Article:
Research stories from the MnDRIVE Environment Initiative.
Byproduct, a new site-specific installation by artist Aaron Dysart, is opening at the Fulton brewery taproom on September 23 and runs through October 23, 2021. Byproduct will carbonate the façade of the taproom with shifting colors generated from an enormous mirror ball. The colors show the results of a sustainable wastewater research project conducted by Paige Novak and her team at the University of Minnesota.
MnDRIVE brings industry and regulators together to weigh costs, benefits, solutions.
With support from the MnDRIVE Environment Initiative, doctoral candidate Laura Bender harnesses the power of soil fungi to help plants absorb pollutants.
MnDRIVE researchers Mikael Elias and Lawrence Wackett are studying Acidimicrobium in hopes of harnessing the bacteria’s PFAS-degrading power.
Jannell Bazurto, assistant professor of Plant and Microbial Biology at the University of Minnesota, is pursuing a better understanding of formaldehyde, a chemical that is carcinogenic, toxic, and produced by all living things.
MnDRIVE-funded researcher harvests natural gas from brewery wastewater
UMN researchers trap harmful chemicals before they can pass through the environment to our drinking water.
Enzyme-based coatings developed at the University of Minnesota help protect port infrastructure by disrupting bacterial signaling.
To confront the threat of persistent foodborne pathogens, Steve Bowden turns to novel techniques.
MnDRIVE initiative helps Second Harvest Heartland turn inedible food into a useful product.
A Q&A with PhD Candidate Anna Bennett
UMN researcher Dr. Brandy Stewart studies carbon-rich peat to filter harmful metals from wastewater
University of Minnesota researchers develop novel bioactive coating to protect valuable port infrastructure. by Annamarie Rutledge Duluth’s shipping industry has always been vulnerable to shifts in global commodity prices. But the Great Lakes busiest transportation...
UMN scientists produce high-value beta-lactones from waste for use in antibiotic and anti-cancer therapies.
University of Minnesota researchers pair plants with microbes to remove arsenic from contaminated soils
UMN researchers create self-cleaning Biohubs to mitigate the impact of pollutants in Minnesota’s waterways
UMN researchers bring back microbes from Japan for water treatment in Minnesota
UMN researcher in the Elias Lab searches for clues to bacterial communication
UMN researchers investigate nutrient recycling to mitigate the impact of agricultural runoff and carbon emissions.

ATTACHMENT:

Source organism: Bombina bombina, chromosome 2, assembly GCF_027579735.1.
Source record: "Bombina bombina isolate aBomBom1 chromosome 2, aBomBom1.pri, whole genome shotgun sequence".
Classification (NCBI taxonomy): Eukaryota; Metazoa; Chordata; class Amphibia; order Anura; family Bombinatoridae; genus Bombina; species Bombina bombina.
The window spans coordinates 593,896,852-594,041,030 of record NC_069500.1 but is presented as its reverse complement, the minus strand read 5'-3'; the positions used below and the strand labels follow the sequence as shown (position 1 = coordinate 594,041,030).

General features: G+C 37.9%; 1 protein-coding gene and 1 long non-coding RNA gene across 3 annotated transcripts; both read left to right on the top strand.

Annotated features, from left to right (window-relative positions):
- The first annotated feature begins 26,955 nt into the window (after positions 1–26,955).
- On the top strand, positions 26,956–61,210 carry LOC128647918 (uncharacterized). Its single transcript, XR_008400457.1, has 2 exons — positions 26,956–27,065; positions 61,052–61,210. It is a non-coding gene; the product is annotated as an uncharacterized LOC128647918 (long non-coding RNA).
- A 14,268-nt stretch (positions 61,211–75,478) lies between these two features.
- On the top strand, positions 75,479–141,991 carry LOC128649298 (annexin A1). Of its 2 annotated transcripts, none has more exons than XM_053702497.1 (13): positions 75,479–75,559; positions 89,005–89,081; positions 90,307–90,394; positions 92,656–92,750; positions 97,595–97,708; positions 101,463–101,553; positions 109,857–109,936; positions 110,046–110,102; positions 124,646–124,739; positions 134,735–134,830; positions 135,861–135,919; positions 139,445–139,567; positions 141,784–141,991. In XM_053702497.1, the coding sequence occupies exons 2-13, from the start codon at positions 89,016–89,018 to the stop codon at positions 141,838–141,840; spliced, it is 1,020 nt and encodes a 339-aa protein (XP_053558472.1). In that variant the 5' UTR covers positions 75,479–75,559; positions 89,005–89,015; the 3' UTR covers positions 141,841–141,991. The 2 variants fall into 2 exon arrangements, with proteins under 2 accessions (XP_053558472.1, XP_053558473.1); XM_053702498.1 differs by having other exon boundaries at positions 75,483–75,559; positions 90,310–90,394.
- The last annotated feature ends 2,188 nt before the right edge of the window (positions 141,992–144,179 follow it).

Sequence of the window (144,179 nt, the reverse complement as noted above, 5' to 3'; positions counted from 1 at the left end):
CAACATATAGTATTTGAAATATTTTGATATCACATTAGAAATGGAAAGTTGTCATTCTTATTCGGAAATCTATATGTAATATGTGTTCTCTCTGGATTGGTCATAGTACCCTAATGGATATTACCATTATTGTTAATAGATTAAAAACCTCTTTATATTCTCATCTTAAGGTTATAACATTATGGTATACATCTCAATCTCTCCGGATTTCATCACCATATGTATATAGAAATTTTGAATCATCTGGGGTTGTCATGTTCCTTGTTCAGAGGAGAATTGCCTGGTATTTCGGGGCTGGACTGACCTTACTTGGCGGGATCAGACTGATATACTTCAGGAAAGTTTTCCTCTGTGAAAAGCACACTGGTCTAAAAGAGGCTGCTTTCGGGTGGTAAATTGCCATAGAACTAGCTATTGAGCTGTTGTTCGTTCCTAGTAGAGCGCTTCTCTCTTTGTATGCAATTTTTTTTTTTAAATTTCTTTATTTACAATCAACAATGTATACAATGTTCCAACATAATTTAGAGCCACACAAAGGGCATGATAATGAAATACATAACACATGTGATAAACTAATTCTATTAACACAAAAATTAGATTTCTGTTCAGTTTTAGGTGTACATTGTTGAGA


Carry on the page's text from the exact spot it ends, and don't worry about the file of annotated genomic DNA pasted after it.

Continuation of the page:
UMN researchers use DNA technology to track fecal contamination in Minnesota waters
Can native microbes help protect Minnesota’s bat population from the deadly white-nose bat syndrome?
MnDRIVE investigators are developing distributed wastewater treatments that transform carbon waste into clean electricity
How computational biology is solving the big data dilemma, one question at a time. Plus Q&A's with Dan Knights and Chad Myers When you log onto Facebook, your profile provides the company with a truckload of data about you — where you hang out, what you “Like”,...
We are what we eat but there’s also a host of microbes living in our guts that help us make the most of all that food. Computational Biologist, Dan Knights investigates the dynamic and rapidly evolving relationship between humans and the bugs living within.
Computational Biologist Chad Myers applies his expertise in leading edge techniques in computer science to the latest genome-scale technologies in order to understand the genetic architecture of life.
New BTI faculty member translates unknown microbial languages into novel possibilities for biotech. By Colleen Smith Michael Freeman joins the Biotechnology Institute this Spring as a new faculty in the College of Biological Sciences. Hired in the Synthetic Biology...
Some fungi have developed a bad reputation as pests eating wood from the buildings where people live and work. But BTI researcher Jonathan Schilling is challenging old assumptions and finding new reasons to study the ubiquitous microorganisms.
If it’s on the shelf at the grocery store, it must be safe to eat… right? Hopefully, that answer is yes. Yet a dazzling array of microorganisms — not all of them friendly — enjoy human grub in our gastrointestinal tracts as much as we do. How can science help to guarantee the safety of our foods and bodies against an army of opportunist bugs?
Imagine for a moment, the conditions necessary to sustain life. What comes to mind? Water? Oxygen? Sunlight? Think again. Many of the world’s smallest organisms have evolved and adapted to live under extreme conditions where these basic building blocks are scarce or absent altogether.